January 4, 2024
St. Elizabeth Ann Seton, Memorial
My Dear Brother Priests,
As we begin 2024, let us pray that we enter this new year with great priestly fervor and with the Blessed Virgin Mary by our side.
My previous letters have focused on us, as priests, becoming more and more deeply Marian. Now, I want to focus on what it means to be Eucharistic priests. First, I am compelled to emphasize the grave responsibility each of us carries to the altar of Jesus Christ when we celebrate Mass. Sadly, we have seen how devastating it is to the Bride of Christ when her priestly sons willfully live abusive and sinful lives. Priests who fail to authentically live Christ’s call to the priesthood and who lose their sense of repentance bring desecration to the sacred altar of Jesus Christ and wreak havoc on the Church. If we fail to respond to Christ’s call to holiness and to forsake any sin in our lives, the consequences for us and the people we serve are dire; therefore, we must double down on our efforts and use this time of crisis in the Church as an opportunity to grow even closer to Christ in the Eucharist and to experience a more profound conversion of heart. I believe the only truly effective way for us to respond to our human inclination toward sin is to seek a deeper Eucharistic piety.
Using the phrase “Eucharistic piety” may feel off-putting and overly spiritualized, but I believe our challenge as priests of the 21st Century demands that we seek holiness, real holiness. Although simplistic, I recommend striving to know Jesus Christ and His Sacred Heart more intimately. I am reminded of the eleven faithful Apostles in contrast to the unfaithful one, Judas Iscariot. The Gospels do not share the details of how each of the eleven came to truly know Christ in a profound way, but they do tell us about the time they spent with Him. The few times Judas is mentioned, it seems clear that he is preoccupied with the purse and not with learning at the feet of the Master. I suspect that if we had the chance to speak with apostles Peter, James, John, Andrew or any of the others, they would share wonderful, never-recorded stories about their quality time with Jesus. As His 21st Century priests, we are called to continually deepen our relationship with Him and, as with any relationship, it will require effort and selflessly spending quality time in His Presence in Eucharistic Adoration.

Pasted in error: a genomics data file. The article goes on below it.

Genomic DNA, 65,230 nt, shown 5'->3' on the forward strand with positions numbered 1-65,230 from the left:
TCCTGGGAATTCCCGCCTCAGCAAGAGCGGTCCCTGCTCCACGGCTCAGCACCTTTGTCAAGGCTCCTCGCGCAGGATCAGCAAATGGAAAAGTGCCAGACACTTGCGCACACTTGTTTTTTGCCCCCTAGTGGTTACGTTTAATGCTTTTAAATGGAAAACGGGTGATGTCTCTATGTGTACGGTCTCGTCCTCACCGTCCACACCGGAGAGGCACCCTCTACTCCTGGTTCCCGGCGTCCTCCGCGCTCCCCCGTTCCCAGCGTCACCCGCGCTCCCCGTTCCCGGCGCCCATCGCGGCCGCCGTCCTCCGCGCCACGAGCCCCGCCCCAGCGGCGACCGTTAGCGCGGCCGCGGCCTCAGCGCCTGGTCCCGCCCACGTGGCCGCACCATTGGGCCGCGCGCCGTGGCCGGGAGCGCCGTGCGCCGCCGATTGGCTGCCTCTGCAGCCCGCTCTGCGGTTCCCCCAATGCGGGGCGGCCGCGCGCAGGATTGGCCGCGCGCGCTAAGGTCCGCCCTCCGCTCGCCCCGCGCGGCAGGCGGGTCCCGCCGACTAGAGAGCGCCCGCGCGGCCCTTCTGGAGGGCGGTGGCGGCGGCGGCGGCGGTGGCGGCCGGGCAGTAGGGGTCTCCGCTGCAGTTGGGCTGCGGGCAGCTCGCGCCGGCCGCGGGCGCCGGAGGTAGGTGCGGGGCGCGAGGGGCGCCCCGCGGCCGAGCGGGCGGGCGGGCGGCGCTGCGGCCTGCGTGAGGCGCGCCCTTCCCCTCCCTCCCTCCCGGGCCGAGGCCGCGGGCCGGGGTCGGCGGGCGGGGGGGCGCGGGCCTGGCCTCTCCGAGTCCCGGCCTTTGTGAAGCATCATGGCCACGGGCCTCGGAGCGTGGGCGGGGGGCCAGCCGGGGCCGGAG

Ultimately, we must be men of self-sacrifice to become truly Eucharistic priests. We must be men of real, day-to-day, draining and exhausting sacrifice. We must be willing to confront false messages no matter their origin - whether from the secular world or the Church. Most importantly, we must be willing to place our lives on His altar and to join Him in the most profound sacrifice of love the world has ever known.
In closing, I believe we can agree that, as priests, we have made the commitment to love, honor, and cherish the Church. This is a difficult task, and we often fail, but I can think of no better person to emulate than the beloved disciple, St. John. He was at the Last Supper where wine becomes Christ’s Precious Blood, and with Eucharistic piety, John remained with Christ at the foot of the Cross where he was spattered with Christ’s Precious Blood as He died. Like John, this is also where we must be, intimately sharing in Our Lord’s Precious Blood as we offer His Body and Blood, Soul and Divinity to the world.
Brothers, let us pray for each other that we may always authentically and humbly approach Our Lord in Eucharistic Adoration and at His altar each time we celebrate Holy Mass.
St. John the Evangelist, pray for us.
Bishop Joseph E. Strickland